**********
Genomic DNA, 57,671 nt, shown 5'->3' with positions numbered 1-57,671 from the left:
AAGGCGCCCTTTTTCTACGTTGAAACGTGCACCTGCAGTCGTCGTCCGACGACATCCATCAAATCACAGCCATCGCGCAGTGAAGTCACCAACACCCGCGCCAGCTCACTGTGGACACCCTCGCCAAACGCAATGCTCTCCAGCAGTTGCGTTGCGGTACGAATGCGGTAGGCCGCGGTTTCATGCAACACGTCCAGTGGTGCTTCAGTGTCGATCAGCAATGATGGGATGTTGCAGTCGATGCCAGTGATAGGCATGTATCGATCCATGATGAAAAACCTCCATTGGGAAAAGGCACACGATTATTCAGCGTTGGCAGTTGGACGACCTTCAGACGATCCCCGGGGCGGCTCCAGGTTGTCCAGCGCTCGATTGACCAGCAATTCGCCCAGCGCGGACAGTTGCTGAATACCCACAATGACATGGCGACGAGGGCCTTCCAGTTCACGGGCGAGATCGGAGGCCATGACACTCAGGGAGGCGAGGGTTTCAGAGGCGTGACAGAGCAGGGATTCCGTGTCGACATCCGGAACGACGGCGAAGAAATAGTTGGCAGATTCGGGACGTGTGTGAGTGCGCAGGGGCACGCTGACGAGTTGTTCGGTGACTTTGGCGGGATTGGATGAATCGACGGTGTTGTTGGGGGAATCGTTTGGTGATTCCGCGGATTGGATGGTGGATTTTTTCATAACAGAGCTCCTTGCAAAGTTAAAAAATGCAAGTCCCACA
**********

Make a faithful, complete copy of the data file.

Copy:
Genomic DNA, 57,671 nt, shown 5'->3' with positions numbered 1-57,671 from the left:
AAGGCGCCCTTTTTCTACGTTGAAACGTGCACCTGCAGTCGTCGTCCGACGACATCCATCAAATCACAGCCATCGCGCAGTGAAGTCACCAACACCCGCGCCAGCTCACTGTGGACACCCTCGCCAAACGCAATGCTCTCCAGCAGTTGCGTTGCGGTACGAATGCGGTAGGCCGCGGTTTCATGCAACACGTCCAGTGGTGCTTCAGTGTCGATCAGCAATGATGGGATGTTGCAGTCGATGCCAGTGATAGGCATGTATCGATCCATGATGAAAAACCTCCATTGGGAAAAGGCACACGATTATTCAGCGTTGGCAGTTGGACGACCTTCAGACGATCCCCGGGGCGGCTCCAGGTTGTCCAGCGCTCGATTGACCAGCAATTCGCCCAGCGCGGACAGTTGCTGAATACCCACAATGACATGGCGACGAGGGCCTTCCAGTTCACGGGCGAGATCGGAGGCCATGACACTCAGGGAGGCGAGGGTTTCAGAGGCGTGACAGAGCAGGGATTCCGTGTCGACATCCGGAACGACGGCGAAGAAATAGTTGGCAGATTCGGGACGTGTGTGAGTGCGCAGGGGCACGCTGACGAGTTGTTCGGTGACTTTGGCGGGATTGGATGAATCGACGGTGTTGTTGGGGGAATCGTTTGGTGATTCCGCGGATTGGATGGTGGATTTTTTCATAACAGAGCTCCTTGCAAAGTTAAAAAATGCAAGTCCCACA